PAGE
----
CLIENT: Erika Miller
PERSONAL TRAINER: Michele DeJesus, MS (movement therapy), PhD (nutrition)
LOCATION: Lexington Athletic Club, Lexington, Kentucky
Erika Miller’s life changed when she was 42 and was diagnosed with multiple sclerosis. By age 45, she was wheelchair-bound. Some might have been daunted by this, but Erika was determined to keep moving forward, one way or another. When she first met trainer Michele DeJesus in 2007, Erika was 68, had been training at a local YMCA pool and was engaged in light resistance training. Still, she was ready for more.
“Her goal,” says DeJesus, “was to develop strength, keep whatever mobility she had, exercise in and out of her wheelchair, and be independent.”
In other words, Erika was seeking what many aging clients seek: functional longevity. And, as with all clients, understanding her particular needs was the key to training success.
First Things First
Erika was not DeJesus’s first client with MS, but she was the first in a wheelchair, and DeJesus understood that MS symptoms can dramatically differ from person to person. The starting point was an assessment of Erika’s unique situation.
“Barometric pressure, heat, cold and sleep all affect her ability to lift and transfer from wheelchair to machine,” says DeJesus. “Some days are better than others.”
The constants, however, were Erika’s positive attitude and DeJesus’s commitment to providing a quality training experience.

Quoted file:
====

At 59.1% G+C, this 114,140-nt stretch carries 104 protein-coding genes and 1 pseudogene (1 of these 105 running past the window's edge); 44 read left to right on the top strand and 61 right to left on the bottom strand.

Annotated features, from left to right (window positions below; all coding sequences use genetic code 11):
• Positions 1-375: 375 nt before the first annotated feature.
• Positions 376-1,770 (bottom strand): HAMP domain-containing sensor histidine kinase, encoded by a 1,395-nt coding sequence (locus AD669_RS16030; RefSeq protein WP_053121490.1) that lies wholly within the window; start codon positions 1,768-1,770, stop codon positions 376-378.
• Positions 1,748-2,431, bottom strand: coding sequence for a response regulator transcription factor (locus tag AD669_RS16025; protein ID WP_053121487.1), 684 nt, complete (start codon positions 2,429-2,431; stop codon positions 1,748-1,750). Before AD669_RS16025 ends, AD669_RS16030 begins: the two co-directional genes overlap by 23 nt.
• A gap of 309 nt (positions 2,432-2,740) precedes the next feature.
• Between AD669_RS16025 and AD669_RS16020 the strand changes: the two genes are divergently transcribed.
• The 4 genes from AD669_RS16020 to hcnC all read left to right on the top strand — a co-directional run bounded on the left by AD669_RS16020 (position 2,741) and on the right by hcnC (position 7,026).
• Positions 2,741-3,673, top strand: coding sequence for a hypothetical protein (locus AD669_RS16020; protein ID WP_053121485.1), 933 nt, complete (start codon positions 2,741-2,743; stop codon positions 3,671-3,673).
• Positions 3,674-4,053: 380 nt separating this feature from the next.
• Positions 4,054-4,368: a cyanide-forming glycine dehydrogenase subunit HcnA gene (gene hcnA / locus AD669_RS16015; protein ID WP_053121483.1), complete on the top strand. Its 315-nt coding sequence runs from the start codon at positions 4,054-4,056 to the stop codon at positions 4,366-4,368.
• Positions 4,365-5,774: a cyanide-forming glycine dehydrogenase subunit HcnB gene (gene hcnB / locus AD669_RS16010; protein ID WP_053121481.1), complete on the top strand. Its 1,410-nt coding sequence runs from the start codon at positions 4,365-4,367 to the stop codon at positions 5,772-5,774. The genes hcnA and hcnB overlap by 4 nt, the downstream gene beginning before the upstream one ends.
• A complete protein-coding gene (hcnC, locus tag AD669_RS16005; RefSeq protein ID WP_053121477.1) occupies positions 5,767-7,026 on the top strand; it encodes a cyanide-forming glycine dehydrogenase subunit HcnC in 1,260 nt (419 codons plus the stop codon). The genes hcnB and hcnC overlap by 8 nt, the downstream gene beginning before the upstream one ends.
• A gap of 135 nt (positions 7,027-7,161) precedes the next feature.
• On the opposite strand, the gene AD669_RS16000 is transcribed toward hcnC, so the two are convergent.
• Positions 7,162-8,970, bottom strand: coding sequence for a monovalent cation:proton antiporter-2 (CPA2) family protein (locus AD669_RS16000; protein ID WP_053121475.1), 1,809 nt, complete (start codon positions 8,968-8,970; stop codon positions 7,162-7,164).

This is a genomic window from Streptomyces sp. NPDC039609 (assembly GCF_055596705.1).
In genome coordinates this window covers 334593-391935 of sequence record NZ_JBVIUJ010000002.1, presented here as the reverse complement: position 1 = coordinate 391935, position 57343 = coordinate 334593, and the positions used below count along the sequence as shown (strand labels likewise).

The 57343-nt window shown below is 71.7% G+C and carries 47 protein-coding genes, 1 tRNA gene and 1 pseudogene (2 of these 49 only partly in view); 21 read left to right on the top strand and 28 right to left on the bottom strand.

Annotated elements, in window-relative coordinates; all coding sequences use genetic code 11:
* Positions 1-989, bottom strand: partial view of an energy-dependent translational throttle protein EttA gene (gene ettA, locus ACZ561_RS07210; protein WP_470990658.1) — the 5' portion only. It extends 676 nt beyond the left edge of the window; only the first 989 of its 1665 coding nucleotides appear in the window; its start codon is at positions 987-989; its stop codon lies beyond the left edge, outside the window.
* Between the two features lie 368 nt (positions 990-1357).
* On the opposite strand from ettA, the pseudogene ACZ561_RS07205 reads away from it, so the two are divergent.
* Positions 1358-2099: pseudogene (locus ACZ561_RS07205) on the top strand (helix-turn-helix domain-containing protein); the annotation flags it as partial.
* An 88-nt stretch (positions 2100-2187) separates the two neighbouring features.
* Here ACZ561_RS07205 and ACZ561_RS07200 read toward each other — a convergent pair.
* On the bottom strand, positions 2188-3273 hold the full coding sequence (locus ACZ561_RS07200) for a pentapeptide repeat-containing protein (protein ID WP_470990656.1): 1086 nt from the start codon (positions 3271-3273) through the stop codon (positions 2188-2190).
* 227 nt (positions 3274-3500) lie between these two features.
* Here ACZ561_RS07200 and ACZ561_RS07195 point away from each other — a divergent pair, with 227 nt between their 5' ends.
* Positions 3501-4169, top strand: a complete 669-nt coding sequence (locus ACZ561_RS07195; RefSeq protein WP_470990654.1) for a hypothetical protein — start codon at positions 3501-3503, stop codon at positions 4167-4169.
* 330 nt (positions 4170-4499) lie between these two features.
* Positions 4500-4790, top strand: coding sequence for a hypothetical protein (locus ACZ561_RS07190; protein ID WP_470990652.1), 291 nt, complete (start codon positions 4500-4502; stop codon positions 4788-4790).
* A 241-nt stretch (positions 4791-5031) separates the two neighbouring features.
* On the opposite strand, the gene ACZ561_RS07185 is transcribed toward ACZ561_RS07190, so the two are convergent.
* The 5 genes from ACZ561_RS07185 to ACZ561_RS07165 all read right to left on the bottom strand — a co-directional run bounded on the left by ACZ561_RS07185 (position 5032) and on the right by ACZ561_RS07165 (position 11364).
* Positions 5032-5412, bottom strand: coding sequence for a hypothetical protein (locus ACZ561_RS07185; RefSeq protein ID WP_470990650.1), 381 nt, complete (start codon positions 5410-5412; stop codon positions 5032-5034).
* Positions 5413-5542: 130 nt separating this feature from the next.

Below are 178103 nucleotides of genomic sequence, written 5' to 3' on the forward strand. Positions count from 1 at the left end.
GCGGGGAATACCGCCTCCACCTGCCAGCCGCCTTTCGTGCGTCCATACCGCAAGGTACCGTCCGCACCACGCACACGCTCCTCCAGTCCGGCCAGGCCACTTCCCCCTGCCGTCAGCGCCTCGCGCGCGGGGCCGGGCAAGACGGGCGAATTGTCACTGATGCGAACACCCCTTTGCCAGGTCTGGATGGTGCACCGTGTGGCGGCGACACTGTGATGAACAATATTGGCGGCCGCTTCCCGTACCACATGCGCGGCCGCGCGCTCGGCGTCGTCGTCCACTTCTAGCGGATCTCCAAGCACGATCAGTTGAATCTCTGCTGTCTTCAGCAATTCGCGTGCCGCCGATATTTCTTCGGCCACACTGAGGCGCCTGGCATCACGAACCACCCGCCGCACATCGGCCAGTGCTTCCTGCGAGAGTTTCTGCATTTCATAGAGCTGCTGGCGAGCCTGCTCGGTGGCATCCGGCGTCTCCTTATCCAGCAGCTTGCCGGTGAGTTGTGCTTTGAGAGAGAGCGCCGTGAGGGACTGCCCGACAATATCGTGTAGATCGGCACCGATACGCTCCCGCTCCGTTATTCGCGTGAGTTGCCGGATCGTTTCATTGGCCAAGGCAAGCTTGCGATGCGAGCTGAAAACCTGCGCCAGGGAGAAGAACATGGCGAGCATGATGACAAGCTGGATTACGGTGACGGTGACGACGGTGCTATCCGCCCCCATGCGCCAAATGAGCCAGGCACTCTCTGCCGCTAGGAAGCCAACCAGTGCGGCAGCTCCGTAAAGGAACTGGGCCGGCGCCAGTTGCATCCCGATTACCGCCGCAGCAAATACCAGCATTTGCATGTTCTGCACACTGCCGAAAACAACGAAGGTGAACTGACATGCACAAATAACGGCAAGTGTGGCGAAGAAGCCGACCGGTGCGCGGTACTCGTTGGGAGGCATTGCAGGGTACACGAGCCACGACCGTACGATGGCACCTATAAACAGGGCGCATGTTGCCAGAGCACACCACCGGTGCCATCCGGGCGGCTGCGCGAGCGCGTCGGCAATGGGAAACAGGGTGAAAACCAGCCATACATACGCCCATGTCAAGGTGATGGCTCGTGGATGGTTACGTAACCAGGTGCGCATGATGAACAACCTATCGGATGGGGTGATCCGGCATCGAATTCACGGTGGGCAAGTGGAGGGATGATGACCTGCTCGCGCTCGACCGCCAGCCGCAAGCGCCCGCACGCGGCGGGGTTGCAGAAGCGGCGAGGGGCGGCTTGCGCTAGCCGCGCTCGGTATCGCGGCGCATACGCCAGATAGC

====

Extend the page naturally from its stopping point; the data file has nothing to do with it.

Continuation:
“I am deeply responsible for her safety and wellness,” she explains. “We have built trust over the years, and she will try almost anything.”
No Resistance to Resistance
Erika trains with DeJesus twice a week. The 1-hour program includes light weights, leg presses and extensions, cable systems, medicine balls, dumbbells, and range-of-motion exploration in all planes. “Erika’s daily life consists of forward/back (sagittal) motion, and I want to encourage transverse and vertical movement patterns, since she sits in a wheelchair the rest of her day,” says DeJesus.
She also credits her client for helping to keep things fresh.
“Erika enjoys changing her routine and will ask for new material periodically,” DeJesus says. “That makes it more challenging for me as I strive to engage her mentally, use physically relevant exercises and keep her safe.”
Erika also challenges herself by going to the pool 3 additional days a week for water walking, weights and calisthenics.
DeJesus has this advice for trainers whose clients have specific medical needs: “Learn everything you can about the particular diagnosis. Listen and pay attention to the nuances in their movement and their mindset; fill in the movement gaps.”
The work she does with Erika has not gone unnoticed.
“So many club members have come over during our sessions and called her ‘an inspiration,’” DeJesus says. “Erika just shrugs. She doesn’t feel like one. She’s just trying to take care of herself. No matter how fatigued she feels in the morning, Erika says, ‘I know I will feel better when I am done working out.’ And she is always right.”
WHAT’S YOUR STORY? Do you have a client who has overcome the odds to achieve new heights in health and fitness? Send your story to [email protected], and you and your client may be featured in an upcoming issue of Fitness Journal.
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